• If given within 72 hours after exposure, may protect against the disease.
  • During an outbreak of measles, vaccine may be given as early as 6 months of age.
  • Adverse reactions
    • fever 7-12 days after vaccination
    • rarely, allergic or anaphylactic reactions



  • Supportive measures
  • Antivirals have not been effective
  • Patients in third world countries where Vitamin A deficiency is a problem, should receive Vitamin A.
  • Following exposure: 
    • Individuals without evidence of immunity should be offered either MMR vaccine within 72hrs OR immunoglobulin (IG) within 6 days as post-exposure prophylaxis to potentially provide protection or alter the clinical course of disease
    • Individuals at risk for severe disease (<12 months of age, pregnant women without evidence of immunity, severely immunocompromised) should receive immunoglobulins (IG) within 6 days of exposure.
      • For infants 6 - 11 months, MMR vaccine may be given in place of IG, if administered within 72 hours of exposure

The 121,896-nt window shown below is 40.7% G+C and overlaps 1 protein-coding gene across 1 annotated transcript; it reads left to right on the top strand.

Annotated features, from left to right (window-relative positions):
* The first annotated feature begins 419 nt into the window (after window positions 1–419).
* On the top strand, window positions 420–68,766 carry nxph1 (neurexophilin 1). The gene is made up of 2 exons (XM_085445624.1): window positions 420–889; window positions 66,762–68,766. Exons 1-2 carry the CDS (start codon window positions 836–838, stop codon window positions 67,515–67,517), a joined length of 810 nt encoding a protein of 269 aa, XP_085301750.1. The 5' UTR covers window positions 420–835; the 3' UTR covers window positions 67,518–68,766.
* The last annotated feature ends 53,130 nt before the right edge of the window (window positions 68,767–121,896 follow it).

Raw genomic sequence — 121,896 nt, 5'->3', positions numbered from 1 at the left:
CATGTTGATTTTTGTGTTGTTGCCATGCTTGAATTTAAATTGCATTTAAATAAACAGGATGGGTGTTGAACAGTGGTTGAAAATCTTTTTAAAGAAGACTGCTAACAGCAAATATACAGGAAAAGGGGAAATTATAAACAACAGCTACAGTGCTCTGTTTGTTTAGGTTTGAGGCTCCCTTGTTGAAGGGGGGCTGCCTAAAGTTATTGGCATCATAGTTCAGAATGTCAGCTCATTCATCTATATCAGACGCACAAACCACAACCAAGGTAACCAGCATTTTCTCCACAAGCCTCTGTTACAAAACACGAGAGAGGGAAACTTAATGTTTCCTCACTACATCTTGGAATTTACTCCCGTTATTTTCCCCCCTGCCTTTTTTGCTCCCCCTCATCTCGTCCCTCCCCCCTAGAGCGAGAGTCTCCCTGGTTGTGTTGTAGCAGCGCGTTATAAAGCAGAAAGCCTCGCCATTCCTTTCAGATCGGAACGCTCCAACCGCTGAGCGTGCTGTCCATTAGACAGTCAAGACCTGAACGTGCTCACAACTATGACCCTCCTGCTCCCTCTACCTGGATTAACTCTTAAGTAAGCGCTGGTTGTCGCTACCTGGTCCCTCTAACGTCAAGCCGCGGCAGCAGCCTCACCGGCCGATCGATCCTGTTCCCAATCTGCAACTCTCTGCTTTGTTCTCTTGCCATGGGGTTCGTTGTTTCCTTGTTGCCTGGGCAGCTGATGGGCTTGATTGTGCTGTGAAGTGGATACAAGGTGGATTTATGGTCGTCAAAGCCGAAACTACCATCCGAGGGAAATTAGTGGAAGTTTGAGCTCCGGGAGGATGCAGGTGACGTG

Patient Resources



  1. 1997 Red Book
  2. Adam HM and Fennelly GJ. Updates on Measles Vaccine. Pediatrics in Review. 1998 19:323a.
  3. Fennelly GJ and Adam HM. Measles Vaccine. Pediatrics in Review. 1998; 19:178-179.
  4. Gold, Eli. Almost Extinct Diseases: Measles, Mumps, Rubella, and Pertussis. Pediatrics in Review. April 1996.
  5. Resnick SD. New Aspects of Exanthematous Diseases of Childhood. Dermatologic Clinics. 1997; 15(2):257-266.
  6. Zendel, Joseph A. An Infant Who Has Fever and Rash. Pediatrics in Review. 2000; 21:105-107.
  7. Mulholland E. Measles in the United States, 2006 NEJM Aug 3, 2006
  8. Parker A. et al. Implications of a 2005 Mesles Outbreak in Indiana for Sustained Elimination of Measles in the United States. NEJM Aug 3, 2006
  9. MMWR 2008 San Diego Outbreak
  10. Measles.  Pediatrics in Review September 2007
  11. Measles | Vaccination | CDC. Published February 25, 2019. Accessed April 12, 2019.
  12. Measles | Cases and Outbreaks | CDC. Published April 8, 2019. Accessed April 12, 2019.
  13. Measles: Clinical manifestations, diagnosis, treatment, and prevention - UpToDate